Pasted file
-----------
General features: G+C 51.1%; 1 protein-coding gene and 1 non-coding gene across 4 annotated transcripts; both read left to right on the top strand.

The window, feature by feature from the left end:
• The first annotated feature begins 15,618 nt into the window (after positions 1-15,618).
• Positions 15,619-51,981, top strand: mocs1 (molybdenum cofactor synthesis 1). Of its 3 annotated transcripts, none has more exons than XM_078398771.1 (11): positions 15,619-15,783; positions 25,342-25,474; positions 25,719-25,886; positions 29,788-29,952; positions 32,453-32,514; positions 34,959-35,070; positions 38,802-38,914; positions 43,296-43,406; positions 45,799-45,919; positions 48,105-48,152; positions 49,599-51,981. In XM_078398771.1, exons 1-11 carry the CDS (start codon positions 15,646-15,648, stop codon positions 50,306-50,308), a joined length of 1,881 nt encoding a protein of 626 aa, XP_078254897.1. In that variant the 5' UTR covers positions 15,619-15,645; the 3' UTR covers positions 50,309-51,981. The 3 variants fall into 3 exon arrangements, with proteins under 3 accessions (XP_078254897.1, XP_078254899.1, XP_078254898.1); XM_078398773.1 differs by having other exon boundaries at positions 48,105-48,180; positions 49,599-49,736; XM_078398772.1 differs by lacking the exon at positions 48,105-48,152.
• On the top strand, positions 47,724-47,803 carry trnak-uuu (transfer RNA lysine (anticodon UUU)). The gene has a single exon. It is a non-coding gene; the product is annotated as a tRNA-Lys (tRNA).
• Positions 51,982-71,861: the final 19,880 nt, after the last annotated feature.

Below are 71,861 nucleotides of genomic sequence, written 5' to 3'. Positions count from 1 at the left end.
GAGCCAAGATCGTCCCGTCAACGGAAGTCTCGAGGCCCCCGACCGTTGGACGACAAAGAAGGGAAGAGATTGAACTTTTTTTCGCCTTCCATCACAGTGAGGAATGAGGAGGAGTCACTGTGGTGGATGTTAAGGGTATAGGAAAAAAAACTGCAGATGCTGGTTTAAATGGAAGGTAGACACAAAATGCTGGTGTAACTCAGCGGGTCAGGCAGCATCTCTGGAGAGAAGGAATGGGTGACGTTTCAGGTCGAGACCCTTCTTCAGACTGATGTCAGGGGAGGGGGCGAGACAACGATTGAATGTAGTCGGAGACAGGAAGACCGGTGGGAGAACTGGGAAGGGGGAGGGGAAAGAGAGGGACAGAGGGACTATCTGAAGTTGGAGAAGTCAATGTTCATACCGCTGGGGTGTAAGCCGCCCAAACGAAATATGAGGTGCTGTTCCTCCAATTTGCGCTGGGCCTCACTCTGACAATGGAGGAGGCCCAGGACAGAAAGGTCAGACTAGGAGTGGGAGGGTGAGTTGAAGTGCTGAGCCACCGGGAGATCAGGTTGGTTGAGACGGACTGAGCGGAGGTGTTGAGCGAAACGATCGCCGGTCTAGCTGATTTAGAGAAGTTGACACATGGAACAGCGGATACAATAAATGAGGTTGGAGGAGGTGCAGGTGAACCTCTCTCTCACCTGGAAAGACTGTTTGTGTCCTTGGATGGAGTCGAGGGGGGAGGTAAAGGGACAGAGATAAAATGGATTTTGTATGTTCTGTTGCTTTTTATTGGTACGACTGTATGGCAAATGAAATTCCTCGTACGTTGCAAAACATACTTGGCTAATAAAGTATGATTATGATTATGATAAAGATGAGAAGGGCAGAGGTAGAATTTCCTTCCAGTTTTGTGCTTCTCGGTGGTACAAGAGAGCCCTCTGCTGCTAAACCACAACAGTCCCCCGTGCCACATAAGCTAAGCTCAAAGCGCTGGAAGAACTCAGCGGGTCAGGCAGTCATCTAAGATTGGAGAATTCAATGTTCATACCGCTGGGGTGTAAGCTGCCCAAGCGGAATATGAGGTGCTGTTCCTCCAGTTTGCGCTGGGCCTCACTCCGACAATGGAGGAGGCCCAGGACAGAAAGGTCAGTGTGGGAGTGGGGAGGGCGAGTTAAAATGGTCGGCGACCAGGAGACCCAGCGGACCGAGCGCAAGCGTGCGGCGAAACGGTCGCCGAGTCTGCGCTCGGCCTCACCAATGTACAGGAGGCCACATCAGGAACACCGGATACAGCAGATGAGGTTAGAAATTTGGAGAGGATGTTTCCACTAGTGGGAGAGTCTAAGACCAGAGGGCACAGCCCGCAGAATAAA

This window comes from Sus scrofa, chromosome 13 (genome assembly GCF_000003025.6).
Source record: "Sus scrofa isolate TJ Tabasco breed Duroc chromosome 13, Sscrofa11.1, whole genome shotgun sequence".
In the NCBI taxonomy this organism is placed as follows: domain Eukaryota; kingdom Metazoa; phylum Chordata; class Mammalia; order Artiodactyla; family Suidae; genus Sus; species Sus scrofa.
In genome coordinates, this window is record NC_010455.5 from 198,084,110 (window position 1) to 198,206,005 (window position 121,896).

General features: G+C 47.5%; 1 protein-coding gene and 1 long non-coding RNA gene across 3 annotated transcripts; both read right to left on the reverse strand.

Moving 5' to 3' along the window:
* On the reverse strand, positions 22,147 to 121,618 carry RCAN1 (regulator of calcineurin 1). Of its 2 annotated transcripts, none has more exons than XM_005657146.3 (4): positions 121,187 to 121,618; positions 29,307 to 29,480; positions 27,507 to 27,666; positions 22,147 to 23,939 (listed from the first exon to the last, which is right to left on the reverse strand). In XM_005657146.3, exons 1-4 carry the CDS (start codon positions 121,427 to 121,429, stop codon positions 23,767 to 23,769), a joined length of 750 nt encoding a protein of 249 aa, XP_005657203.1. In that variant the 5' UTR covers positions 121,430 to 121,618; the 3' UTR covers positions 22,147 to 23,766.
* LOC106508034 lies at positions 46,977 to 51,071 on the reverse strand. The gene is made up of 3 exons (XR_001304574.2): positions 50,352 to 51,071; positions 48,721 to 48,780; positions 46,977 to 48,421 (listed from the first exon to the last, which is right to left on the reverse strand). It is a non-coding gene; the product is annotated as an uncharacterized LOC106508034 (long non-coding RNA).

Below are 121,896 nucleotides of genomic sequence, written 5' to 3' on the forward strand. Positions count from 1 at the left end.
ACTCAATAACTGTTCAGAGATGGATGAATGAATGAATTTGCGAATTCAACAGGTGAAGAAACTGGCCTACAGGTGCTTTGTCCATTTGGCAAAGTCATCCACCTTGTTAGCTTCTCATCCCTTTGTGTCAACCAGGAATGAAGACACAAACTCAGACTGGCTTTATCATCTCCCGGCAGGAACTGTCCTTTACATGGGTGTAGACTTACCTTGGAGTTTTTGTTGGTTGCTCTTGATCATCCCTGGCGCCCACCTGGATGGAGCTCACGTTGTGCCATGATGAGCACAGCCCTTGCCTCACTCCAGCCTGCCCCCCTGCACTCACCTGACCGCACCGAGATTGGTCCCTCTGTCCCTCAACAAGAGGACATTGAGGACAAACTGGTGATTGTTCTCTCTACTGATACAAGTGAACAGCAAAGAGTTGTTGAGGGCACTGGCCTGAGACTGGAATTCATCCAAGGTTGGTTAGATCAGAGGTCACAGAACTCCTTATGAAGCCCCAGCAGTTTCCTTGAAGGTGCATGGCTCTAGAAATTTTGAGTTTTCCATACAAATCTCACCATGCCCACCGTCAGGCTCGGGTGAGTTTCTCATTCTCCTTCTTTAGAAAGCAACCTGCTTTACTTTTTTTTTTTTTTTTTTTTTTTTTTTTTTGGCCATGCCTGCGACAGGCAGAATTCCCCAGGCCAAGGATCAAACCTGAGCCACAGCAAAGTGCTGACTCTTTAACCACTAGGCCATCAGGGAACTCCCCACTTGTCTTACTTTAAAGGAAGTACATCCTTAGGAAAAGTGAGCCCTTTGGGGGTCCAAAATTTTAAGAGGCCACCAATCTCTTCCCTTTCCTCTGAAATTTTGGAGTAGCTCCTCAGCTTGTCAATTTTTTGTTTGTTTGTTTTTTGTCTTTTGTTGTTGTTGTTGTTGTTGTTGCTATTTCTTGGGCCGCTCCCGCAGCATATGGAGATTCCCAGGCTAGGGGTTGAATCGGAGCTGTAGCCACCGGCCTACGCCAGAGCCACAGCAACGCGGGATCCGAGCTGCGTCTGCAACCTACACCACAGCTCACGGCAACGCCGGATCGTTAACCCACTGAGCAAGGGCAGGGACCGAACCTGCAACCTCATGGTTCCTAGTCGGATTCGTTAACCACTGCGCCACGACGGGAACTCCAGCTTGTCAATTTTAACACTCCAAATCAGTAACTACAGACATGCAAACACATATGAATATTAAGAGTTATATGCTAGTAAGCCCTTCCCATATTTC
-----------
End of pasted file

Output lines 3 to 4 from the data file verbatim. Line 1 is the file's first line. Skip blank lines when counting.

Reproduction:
• The first annotated feature begins 15,618 nt into the window (after positions 1-15,618).
• Positions 15,619-51,981, top strand: mocs1 (molybdenum cofactor synthesis 1). Of its 3 annotated transcripts, none has more exons than XM_078398771.1 (11): positions 15,619-15,783; positions 25,342-25,474; positions 25,719-25,886; positions 29,788-29,952; positions 32,453-32,514; positions 34,959-35,070; positions 38,802-38,914; positions 43,296-43,406; positions 45,799-45,919; positions 48,105-48,152; positions 49,599-51,981. In XM_078398771.1, exons 1-11 carry the CDS (start codon positions 15,646-15,648, stop codon positions 50,306-50,308), a joined length of 1,881 nt encoding a protein of 626 aa, XP_078254897.1. In that variant the 5' UTR covers positions 15,619-15,645; the 3' UTR covers positions 50,309-51,981. The 3 variants fall into 3 exon arrangements, with proteins under 3 accessions (XP_078254897.1, XP_078254899.1, XP_078254898.1); XM_078398773.1 differs by having other exon boundaries at positions 48,105-48,180; positions 49,599-49,736; XM_078398772.1 differs by lacking the exon at positions 48,105-48,152.